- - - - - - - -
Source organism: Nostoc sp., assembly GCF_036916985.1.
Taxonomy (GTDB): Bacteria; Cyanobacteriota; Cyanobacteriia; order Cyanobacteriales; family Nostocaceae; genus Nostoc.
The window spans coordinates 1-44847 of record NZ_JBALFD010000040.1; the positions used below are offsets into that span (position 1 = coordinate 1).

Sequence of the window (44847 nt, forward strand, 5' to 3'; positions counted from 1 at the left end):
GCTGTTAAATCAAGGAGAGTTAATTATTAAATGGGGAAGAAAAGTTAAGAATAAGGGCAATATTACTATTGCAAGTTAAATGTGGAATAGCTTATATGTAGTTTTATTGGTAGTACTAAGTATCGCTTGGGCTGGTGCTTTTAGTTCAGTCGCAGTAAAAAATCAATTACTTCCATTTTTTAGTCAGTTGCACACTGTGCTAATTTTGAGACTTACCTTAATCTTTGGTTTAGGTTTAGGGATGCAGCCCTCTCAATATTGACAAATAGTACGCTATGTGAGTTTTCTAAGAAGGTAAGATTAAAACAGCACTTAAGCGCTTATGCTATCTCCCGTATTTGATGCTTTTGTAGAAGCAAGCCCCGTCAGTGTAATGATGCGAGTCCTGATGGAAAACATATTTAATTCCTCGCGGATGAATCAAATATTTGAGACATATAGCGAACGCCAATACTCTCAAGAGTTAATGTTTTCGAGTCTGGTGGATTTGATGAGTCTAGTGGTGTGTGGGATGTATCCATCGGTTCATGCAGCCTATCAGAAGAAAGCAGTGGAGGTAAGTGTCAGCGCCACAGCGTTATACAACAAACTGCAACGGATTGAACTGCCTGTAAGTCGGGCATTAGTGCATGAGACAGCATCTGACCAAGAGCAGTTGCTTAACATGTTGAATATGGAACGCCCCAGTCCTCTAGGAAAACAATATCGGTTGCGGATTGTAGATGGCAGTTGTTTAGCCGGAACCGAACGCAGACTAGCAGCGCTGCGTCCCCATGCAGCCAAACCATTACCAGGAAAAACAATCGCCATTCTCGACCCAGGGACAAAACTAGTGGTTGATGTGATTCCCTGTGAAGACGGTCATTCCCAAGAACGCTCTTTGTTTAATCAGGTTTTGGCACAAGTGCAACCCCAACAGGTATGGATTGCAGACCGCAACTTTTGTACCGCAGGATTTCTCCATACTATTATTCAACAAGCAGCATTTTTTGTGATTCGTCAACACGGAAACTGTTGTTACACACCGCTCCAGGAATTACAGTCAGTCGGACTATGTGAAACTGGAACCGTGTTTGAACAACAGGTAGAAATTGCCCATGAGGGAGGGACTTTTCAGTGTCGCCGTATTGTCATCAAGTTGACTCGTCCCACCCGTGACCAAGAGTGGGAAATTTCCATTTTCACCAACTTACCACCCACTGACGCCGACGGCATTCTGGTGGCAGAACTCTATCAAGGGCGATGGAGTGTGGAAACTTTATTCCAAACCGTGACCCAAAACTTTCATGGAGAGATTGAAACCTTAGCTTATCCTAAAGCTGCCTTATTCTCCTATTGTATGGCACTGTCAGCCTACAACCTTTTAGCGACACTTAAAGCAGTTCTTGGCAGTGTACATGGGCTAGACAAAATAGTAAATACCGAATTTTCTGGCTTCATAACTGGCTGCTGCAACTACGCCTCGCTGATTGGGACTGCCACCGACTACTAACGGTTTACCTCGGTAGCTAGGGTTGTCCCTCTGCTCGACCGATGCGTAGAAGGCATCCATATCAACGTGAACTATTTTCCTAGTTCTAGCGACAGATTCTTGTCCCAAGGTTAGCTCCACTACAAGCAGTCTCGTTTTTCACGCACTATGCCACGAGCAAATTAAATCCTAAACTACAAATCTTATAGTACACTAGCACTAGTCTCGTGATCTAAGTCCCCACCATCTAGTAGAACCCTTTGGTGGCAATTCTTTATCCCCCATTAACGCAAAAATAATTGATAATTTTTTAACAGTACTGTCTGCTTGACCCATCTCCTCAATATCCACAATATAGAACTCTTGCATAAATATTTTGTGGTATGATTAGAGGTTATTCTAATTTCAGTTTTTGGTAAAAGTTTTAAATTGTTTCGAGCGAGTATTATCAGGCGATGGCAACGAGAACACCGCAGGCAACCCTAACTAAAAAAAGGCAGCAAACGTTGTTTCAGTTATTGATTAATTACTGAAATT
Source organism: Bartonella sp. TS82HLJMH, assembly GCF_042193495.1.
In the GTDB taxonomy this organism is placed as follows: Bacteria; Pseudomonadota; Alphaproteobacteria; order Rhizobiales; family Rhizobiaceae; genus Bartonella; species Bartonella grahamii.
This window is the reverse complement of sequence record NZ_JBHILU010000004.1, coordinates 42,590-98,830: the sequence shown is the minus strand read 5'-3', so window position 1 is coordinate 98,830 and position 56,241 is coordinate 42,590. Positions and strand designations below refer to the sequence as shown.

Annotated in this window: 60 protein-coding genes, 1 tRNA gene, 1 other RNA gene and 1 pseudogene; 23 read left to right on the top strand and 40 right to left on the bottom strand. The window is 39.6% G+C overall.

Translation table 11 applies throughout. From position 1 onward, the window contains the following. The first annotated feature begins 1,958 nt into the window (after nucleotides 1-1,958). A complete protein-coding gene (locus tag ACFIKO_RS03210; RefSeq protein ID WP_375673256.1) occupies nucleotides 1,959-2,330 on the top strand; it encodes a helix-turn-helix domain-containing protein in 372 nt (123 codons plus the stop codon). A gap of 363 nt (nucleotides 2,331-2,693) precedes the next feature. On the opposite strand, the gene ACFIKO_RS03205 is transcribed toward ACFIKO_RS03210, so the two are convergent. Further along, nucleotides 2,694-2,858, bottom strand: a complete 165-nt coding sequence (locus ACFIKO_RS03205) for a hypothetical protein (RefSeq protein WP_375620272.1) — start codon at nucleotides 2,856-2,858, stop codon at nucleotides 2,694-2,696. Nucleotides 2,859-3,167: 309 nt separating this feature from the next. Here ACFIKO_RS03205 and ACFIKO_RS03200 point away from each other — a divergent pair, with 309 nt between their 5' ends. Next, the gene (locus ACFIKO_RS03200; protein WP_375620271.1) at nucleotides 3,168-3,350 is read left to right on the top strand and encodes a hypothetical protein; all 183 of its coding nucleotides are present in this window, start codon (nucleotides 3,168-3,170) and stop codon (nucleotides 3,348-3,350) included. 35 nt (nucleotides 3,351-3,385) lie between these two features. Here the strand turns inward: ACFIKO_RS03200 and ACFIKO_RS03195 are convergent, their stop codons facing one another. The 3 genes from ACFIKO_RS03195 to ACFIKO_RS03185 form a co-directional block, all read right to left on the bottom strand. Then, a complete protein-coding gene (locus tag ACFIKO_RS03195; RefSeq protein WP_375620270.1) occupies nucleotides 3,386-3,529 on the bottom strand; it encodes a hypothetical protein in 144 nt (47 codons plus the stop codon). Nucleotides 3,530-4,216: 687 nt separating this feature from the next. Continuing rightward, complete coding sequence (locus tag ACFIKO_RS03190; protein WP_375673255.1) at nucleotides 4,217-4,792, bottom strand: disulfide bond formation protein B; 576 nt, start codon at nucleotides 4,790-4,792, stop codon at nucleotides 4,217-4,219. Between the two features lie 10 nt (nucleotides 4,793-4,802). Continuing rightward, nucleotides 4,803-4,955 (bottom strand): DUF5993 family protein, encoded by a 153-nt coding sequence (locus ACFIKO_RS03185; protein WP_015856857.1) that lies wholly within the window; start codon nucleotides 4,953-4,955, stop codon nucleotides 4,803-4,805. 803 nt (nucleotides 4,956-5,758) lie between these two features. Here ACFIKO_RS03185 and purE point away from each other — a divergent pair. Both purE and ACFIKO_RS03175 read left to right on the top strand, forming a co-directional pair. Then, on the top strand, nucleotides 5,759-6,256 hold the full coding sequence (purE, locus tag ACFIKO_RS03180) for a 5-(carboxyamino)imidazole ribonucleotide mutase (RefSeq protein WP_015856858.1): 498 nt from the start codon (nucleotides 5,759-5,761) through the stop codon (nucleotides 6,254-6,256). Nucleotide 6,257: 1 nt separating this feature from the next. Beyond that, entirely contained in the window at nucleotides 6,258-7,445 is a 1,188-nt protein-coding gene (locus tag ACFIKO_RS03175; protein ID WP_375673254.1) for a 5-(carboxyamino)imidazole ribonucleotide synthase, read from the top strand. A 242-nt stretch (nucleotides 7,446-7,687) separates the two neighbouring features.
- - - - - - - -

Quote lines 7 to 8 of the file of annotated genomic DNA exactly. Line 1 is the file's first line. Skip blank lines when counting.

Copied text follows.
In the GTDB taxonomy this organism is placed as follows: Bacteria; Pseudomonadota; Alphaproteobacteria; order Rhizobiales; family Rhizobiaceae; genus Bartonella; species Bartonella grahamii.
This window is the reverse complement of sequence record NZ_JBHILU010000004.1, coordinates 42,590-98,830: the sequence shown is the minus strand read 5'-3', so window position 1 is coordinate 98,830 and position 56,241 is coordinate 42,590. Positions and strand designations below refer to the sequence as shown.